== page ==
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Psycholinguistics

Abeer Alharbi

What do these activities have in common?


What kind of process is involved in producing and
understanding language?

In this lecture will we answer


the following questions
What

is psycholinguistics?
What is the aim of psycholinguistics?
What are the main topics of
psycholinguistics?

Question 1:
What

is psycholinguistics?

What is psycholinguistics?
It is the study of the cognitive
processes that support the
acquisition and the use of
language.

What is psycholinguistics?
As the name suggests, it is a subject which
links psychology and linguistics.
Psycholinguistics

is interdisciplinary in
nature and is studied by people in a
variety of fields, such as psychology,
cognitive science, and linguistics. It is an
area of study which draws insights from
linguistics and psychology and focuses
upon the comprehension and production
of language.

Psycholinguistics answers the


following questions?
Please see p. 124

Question 2:
What

is the aim of psycholinguistics?

What is the aim of psycholinguistics?


The common aim of psycholinguists
is to find out the knowledge and
processes which underline a
humans ability to speak and
understand language.

What is the aim of psycholinguistics?


-

What knowledge of language is


needed for us to use language?

- What processes are involved in


the use of language?

The knowledge question


Four

broad areas of language knowledge:


Semantics deals with the meanings of sentences and
words.
Syntax involves the grammatical arrangement of words
within the sentence.
Phonology concerns the system of sounds in a language.
Pragmatics entails the social rules involved in language
use.

It

is not ordinarily productive to ask people explicitly what


they know about these aspects of language. We infer
linguistic knowledge from observable behavior.

The process question


What cognitive processes are involved in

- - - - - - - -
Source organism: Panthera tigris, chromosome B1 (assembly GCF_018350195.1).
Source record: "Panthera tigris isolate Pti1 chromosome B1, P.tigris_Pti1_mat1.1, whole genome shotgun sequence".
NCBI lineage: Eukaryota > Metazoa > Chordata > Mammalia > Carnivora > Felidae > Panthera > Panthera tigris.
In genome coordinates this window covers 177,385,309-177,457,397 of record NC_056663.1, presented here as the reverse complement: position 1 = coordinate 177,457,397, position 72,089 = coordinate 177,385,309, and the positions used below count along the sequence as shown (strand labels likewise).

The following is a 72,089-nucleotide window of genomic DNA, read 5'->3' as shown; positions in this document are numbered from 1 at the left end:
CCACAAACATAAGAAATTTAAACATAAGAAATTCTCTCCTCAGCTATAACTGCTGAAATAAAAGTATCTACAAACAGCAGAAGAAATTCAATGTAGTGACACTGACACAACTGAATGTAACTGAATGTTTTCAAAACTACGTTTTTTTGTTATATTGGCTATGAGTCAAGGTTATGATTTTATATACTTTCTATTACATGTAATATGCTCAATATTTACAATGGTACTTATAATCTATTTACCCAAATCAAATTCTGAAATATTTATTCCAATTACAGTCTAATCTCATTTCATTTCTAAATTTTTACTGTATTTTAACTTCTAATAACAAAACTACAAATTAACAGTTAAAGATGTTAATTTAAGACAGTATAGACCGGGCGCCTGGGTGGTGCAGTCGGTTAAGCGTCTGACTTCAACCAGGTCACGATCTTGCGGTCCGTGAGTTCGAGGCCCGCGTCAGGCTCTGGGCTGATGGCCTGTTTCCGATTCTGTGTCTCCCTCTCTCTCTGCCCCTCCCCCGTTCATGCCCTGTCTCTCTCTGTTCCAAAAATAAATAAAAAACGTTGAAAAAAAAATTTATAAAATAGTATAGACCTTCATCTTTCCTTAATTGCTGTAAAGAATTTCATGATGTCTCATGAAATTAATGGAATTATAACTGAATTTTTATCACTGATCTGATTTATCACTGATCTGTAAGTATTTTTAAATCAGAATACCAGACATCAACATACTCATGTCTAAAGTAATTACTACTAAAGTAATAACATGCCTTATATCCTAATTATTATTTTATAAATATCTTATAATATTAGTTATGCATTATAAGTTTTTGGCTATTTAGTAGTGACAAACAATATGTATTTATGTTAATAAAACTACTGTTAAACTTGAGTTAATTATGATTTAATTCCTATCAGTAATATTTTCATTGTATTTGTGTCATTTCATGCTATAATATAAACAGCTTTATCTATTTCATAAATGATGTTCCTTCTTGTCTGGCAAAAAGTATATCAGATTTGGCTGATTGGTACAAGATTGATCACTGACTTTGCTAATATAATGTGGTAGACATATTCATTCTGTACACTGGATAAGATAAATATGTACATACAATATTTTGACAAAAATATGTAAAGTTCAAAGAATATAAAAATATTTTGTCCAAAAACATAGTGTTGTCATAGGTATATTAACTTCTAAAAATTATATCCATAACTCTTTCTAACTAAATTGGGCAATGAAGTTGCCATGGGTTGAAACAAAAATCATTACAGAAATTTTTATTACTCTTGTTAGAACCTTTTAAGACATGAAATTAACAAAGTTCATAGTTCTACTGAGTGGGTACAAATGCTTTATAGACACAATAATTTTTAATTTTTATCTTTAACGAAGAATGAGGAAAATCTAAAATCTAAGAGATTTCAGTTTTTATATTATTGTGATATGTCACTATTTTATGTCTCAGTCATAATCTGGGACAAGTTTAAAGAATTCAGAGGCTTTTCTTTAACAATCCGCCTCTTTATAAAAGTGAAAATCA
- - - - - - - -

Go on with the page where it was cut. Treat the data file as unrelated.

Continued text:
the ordinary use of language?

-ordinary use of language: e.g. understanding a lecture,


reading a book, writing a letter, and holding a conversation,
etc.
cognitive processes: processes like perception, memory
and thinking.
Although we do few things as often or as easily as speaking
and listening, we will find that considerable cognitive
processing is going on during those activities.

Question 3:
What

are the main topics of


psycholinguistics?

General topics of psycholinguistics:


1- language acquisition (how human beings learn
language)
-L1 Acquisition
-L2 Acquisition (bilingual).

2- language production (how we create and


express meaning through language)
3- language comprehension (how we perceive
and understand speech and written language)
4- The relationship between language and thought

1- Language Acquisition
It refers to;
A- First Language Acquisition: Psycholinguistics is
interested in the acquisition of language: how
children acquire their mother tongue.
It is often called developmental psycholinguistics.
B- Second Language Acquisition: They are
interested in the acquisition of a second language:
how children acquire their second / third language.
It is often called Bilingualism.

Stages in language acquisition


The

prelinguistic stage

The

one-word stage

The

two-word stage

The

multiword stage

2. Language production
Language production refers to the cognitive processes that
convert nonverbal communication intentions into verbal
action.
According to Levelt (1989), language production contains
four stages:
1)conceptualizing
2)formulating
3)articulating
4)self-monitoring

2. Language production
Language production refers to the cognitive processes that
convert nonverbal communication intentions into verbal
action.
According to Levelt (1989), language production contains
four stages:
1)conceptualizing
2)formulating
3)articulating
4)self-monitoring

2. Language production
First,

we must conceptualize what we wish to


communicate;
Second, we formulate this thought into a
linguistic plan;
Third, we execute the plan through the muscles in
the speech system;
Finally, we monitor our speech, accessing
whether it is what we intended to say and
whether we said it the way we intended to.

3. Language Comprehension
Understanding

language, like producing it, is such


an automatic task that it seems to be a relatively
straightforward process.

The

research shows that in most situations, listeners


and readers use a great deal of information other
than the actual language being produced to
help them find the meaning of the linguistic
symbols they hear or see.

4. Language & Thought

The relationship between language and thought has


long been a subject of discussion. There are a wide
range of opinions about the general nature of the
relationship.

At the risk of oversimplification, we can still say that


there are mainly two groups: those who believe that
language determines thought and those who think
that thought determines language.

So the whole question we are concerned with here is


whether our thoughts are formed in advance of the
words that we utter or whether our ideas are formed in
terms of the words themselves.

Thank you!!!